Families of hostages who died in the Sydney cafe siege have criticised police over the way the incident was handled.
Tori Johnson and Katrina Dawson died in the December 2014 attack by an Iranian self-styled Muslim cleric Man Haron Monis at Lindt café in Sydney. Their families have now alleged that the police had put the hostages' lives in danger.
The relatives of Johnson and Dawson added that they were shocked to know during the inquest that police had planned to intervene only if the gunman Monis killed or injured someone.
"I can't forgive people for that trigger. I'll never be able understand how you can make a calculated decision that you wait for someone to die. It's just beyond me," Rosie Connellan, Tori's mother said, who has been attending the coronial inquest since it began in May 2015.
Connellan had earlier said she thought that police did everything to save her son, who was the manager of the cafe, but the evidence that appeared during the inquest came as a shock for the family.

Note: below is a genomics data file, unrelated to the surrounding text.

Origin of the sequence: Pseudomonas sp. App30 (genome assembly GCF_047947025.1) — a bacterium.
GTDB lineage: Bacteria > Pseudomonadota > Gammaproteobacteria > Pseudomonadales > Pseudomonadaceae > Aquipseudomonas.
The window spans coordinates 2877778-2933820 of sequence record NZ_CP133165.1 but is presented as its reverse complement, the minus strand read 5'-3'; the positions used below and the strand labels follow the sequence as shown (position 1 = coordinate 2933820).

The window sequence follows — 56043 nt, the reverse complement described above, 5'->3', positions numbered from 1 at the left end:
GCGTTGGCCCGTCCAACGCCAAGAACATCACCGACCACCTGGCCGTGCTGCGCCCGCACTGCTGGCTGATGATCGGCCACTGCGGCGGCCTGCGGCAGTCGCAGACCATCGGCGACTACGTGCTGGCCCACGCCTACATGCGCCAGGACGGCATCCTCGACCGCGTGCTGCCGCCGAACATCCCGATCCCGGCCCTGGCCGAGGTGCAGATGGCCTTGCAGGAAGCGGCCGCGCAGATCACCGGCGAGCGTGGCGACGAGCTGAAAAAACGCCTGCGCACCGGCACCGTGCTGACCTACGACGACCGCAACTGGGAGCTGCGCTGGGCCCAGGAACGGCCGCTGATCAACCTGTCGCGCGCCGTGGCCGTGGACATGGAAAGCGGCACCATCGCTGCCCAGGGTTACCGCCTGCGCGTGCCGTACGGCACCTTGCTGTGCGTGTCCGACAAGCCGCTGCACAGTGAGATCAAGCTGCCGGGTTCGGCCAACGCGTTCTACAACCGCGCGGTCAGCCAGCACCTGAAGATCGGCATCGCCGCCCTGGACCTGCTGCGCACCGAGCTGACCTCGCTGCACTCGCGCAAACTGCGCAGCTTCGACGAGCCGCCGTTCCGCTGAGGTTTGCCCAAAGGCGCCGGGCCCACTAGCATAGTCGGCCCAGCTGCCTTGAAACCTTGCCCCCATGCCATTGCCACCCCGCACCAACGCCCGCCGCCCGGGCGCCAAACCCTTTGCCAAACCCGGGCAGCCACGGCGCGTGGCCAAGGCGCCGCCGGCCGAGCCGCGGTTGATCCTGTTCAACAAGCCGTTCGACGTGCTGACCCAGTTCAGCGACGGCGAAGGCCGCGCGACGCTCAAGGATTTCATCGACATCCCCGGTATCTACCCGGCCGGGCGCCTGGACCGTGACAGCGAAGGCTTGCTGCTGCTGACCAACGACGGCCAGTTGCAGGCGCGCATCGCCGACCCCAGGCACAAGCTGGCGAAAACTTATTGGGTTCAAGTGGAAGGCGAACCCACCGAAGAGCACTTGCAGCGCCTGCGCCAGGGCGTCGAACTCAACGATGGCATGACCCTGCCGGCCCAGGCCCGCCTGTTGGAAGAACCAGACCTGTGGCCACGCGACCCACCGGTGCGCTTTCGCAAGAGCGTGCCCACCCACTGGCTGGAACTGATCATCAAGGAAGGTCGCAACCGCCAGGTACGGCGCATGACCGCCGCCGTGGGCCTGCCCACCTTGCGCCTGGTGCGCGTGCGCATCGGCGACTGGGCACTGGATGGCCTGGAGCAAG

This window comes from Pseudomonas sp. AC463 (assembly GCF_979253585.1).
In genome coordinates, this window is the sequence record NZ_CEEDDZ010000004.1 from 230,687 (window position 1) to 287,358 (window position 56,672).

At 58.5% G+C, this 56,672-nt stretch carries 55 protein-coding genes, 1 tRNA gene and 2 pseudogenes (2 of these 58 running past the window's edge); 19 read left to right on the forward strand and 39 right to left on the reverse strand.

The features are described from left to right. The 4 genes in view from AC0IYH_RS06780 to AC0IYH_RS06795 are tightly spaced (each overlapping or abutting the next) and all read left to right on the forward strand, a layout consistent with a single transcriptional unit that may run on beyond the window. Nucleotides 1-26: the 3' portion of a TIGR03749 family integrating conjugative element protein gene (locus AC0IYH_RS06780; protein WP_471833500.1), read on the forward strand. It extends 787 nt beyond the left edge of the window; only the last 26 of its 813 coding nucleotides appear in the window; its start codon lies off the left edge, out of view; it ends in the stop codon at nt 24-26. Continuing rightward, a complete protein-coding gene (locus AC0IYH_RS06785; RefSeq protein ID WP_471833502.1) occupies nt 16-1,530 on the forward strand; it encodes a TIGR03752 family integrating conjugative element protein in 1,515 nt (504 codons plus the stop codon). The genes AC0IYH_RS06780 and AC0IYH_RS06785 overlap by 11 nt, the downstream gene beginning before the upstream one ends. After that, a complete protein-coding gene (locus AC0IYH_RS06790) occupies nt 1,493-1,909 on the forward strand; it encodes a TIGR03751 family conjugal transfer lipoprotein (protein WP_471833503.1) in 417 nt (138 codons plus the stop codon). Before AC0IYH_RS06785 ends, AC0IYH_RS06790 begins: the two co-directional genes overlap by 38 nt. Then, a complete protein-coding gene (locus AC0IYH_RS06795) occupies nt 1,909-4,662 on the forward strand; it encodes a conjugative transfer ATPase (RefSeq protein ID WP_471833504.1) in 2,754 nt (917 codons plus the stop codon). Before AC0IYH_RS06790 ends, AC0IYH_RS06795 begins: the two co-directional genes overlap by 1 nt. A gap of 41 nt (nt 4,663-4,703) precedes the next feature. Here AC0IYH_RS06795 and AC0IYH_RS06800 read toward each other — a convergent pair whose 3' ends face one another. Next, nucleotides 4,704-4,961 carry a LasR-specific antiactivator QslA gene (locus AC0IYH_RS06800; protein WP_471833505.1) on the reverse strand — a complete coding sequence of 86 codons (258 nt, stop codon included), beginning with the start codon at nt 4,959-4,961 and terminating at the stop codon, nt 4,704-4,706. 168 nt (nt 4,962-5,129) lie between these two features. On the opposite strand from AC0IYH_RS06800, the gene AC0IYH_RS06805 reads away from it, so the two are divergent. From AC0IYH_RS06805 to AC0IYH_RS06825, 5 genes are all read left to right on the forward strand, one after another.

"As it unfolded it was just, it was horrific. Every day we thought: 'This can't get worse', and every day it got worse — what was coming out in evidence," she added.
Dawson's family said the police tactics were "outrageous". "The idea that we had to wait for somebody to be killed or seriously injured before the police would act was staggering," her brother, Angus Dawson, told the ABC.
Johnson's partner, Thomas Zinn, said he had lost faith in police because of their "great level of incompetence" during the incident.
The judicial inquiry was established to find whether deaths were preventable, and if the attack should have been treated as a terrorist incident.
New South Wales coroner Michael Barnes is expected to deliver his findings into the 18-month inquest on Wednesday.
Monis was a well-known figure in Australia. He was granted citizenship in 2004 after arriving as a refugee from Iran in 1996, but was the subject of "many law enforcement and security investigations" including being charged with being an accessory to the murder of his ex-wife.
Police stormed the café when Monis shot dead Johnson. During the rescue, Monis was killed along with another hostage, Dawson, who was hit by a ricocheting bullet fired by police. The review noted that the siege "affected many lives and the community at large".